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Administration followed by a CVA

16th September, 2020
Keith Steven

Written ByKeith Steven

Managing Director

07879 555349

Keith is the author of the content on this comprehensive rescue, turnaround and insolvency website. He is the managing director of KSA Group Ltd - a specialist firm of turnaround and licensed insolvency practitioners. Keith was nominated for Turnaround Practitioner of the Year 2014 at the National Insolvency and Rescue Awards in 2014.

Keith Steven
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  • Administration followed by a Company Voluntary Arrangement

Administration followed by a Company Voluntary Arrangement

What would be the purpose of using an administrator to propose a CVA? The answer is control over aggressive creditor actions, protection from landlord actions and a moratorium to prevent future legal actions before a CVA can be proposed. Given that it can take several weeks to build a viable CVA proposal sometimes creditors may already have started legal actions such as issuing a winding up petition or enforcement action.

So, it may be necessary to put the company into administration to protect it whilst the detailed forecasts and CVA proposals are prepared and to discuss the scheme with the bank and other critical creditors. Once a viable CVA scheme is ready it becomes the administrators CVA proposals not the directors. So, in effect, the CVA can be used as a method of exiting an administration.

The main reason your business might want to exit an administration is for reasons of cost and control. An administration is a powerful but expensive insolvency procedure. Powerful in that it can allow the business to trade and be sold if possible in a very short time scale if necessary. Expensive though, because the administrator has to run the company in place of the directors and has complete control of all the monies in and out of the business. They will also look at how to restructure the finances and one possible option is a CVA.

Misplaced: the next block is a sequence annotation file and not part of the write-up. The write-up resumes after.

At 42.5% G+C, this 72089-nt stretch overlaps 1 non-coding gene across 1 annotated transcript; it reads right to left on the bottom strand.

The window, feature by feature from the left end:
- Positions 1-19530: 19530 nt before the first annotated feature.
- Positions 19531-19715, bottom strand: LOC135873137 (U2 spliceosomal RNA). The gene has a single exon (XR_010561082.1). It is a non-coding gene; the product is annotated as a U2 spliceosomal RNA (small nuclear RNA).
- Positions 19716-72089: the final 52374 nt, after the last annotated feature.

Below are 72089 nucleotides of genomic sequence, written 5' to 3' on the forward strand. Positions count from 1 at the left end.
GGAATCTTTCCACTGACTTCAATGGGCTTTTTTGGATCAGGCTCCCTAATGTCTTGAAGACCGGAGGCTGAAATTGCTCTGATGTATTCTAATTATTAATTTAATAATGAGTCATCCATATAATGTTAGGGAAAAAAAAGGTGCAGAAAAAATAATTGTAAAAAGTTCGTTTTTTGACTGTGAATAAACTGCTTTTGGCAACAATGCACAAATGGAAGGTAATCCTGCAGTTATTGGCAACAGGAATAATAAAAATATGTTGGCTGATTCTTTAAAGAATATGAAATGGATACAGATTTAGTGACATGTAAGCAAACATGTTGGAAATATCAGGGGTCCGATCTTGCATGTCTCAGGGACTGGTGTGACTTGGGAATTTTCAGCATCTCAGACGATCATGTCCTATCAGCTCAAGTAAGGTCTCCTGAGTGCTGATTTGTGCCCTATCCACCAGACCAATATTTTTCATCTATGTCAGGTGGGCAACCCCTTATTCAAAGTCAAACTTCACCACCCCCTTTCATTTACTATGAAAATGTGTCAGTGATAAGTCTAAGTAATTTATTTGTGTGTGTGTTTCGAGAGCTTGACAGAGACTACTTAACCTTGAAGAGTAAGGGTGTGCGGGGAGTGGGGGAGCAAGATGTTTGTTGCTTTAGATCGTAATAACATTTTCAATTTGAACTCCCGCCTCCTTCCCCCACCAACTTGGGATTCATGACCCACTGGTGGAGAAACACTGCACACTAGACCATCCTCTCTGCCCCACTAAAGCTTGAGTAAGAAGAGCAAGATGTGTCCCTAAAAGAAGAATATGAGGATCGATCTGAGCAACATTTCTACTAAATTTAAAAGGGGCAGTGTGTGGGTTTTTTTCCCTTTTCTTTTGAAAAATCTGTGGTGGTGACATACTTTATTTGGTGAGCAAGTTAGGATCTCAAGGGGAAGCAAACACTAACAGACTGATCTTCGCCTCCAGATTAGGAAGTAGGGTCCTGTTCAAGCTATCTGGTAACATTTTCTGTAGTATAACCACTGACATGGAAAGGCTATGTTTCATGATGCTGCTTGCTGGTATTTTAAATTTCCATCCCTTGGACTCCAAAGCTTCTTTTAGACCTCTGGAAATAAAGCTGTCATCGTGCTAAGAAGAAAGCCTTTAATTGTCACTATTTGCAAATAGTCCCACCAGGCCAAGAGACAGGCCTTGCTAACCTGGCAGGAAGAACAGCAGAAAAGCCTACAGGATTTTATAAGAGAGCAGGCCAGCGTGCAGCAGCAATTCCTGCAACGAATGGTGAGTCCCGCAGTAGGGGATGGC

If a buyer cannot be found but the business is viable and it will maximize the interest of creditors then a CVA is an acceptable exit strategy. The CVA will hand back the business to the directors and the insolvency practitioner and his / her team will continue to monitor the CVA as supervisors.

So how does it work?

The IP, once appointed by the board, will put together an administration proposal and get external asset valuations and statement of affairs drawn up. After getting floating charge holders consent, the IP will make an application to the court stating the purpose of the administration. The company enters administration and all legal actions are stayed by the moratorium in place. The IP then calls a creditors meeting to report on his proposals for the administration and then they will prepare the CVA. The CVA will then be published to creditors (a minimum of) 14 days before a meeting is scheduled to vote on the proposal. If the CVA is approved by creditors the CVA starts. 28 days later the IP applies to the court to end the administration and usually becomes the supervisor.

The directors then get on with running the company under a CVA. Of course, they can exit a CVA early as well if they want. We have had a number of our clients do exactly that.

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